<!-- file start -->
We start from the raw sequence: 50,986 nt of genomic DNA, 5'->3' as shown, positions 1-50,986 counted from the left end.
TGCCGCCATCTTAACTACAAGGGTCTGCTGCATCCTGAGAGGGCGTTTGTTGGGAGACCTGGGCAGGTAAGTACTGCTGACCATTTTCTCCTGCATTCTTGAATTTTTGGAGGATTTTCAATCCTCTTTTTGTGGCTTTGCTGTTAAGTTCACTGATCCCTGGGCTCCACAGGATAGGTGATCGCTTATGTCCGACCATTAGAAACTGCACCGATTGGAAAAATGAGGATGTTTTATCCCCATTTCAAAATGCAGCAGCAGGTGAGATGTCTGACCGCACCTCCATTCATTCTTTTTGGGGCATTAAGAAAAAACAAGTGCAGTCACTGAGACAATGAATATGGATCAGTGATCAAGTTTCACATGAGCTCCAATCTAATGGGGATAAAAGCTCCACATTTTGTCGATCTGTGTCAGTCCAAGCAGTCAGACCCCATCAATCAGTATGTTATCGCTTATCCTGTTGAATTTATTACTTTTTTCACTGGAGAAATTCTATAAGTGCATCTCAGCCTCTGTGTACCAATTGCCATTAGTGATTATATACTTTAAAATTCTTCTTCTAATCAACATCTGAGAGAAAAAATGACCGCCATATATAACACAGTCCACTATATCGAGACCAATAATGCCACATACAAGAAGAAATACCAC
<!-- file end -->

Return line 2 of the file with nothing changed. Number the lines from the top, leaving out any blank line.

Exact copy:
TGCCGCCATCTTAACTACAAGGGTCTGCTGCATCCTGAGAGGGCGTTTGTTGGGAGACCTGGGCAGGTAAGTACTGCTGACCATTTTCTCCTGCATTCTTGAATTTTTGGAGGATTTTCAATCCTCTTTTTGTGGCTTTGCTGTTAAGTTCACTGATCCCTGGGCTCCACAGGATAGGTGATCGCTTATGTCCGACCATTAGAAACTGCACCGATTGGAAAAATGAGGATGTTTTATCCCCATTTCAAAATGCAGCAGCAGGTGAGATGTCTGACCGCACCTCCATTCATTCTTTTTGGGGCATTAAGAAAAAACAAGTGCAGTCACTGAGACAATGAATATGGATCAGTGATCAAGTTTCACATGAGCTCCAATCTAATGGGGATAAAAGCTCCACATTTTGTCGATCTGTGTCAGTCCAAGCAGTCAGACCCCATCAATCAGTATGTTATCGCTTATCCTGTTGAATTTATTACTTTTTTCACTGGAGAAATTCTATAAGTGCATCTCAGCCTCTGTGTACCAATTGCCATTAGTGATTATATACTTTAAAATTCTTCTTCTAATCAACATCTGAGAGAAAAAATGACCGCCATATATAACACAGTCCACTATATCGAGACCAATAATGCCACATACAAGAAGAAATACCAC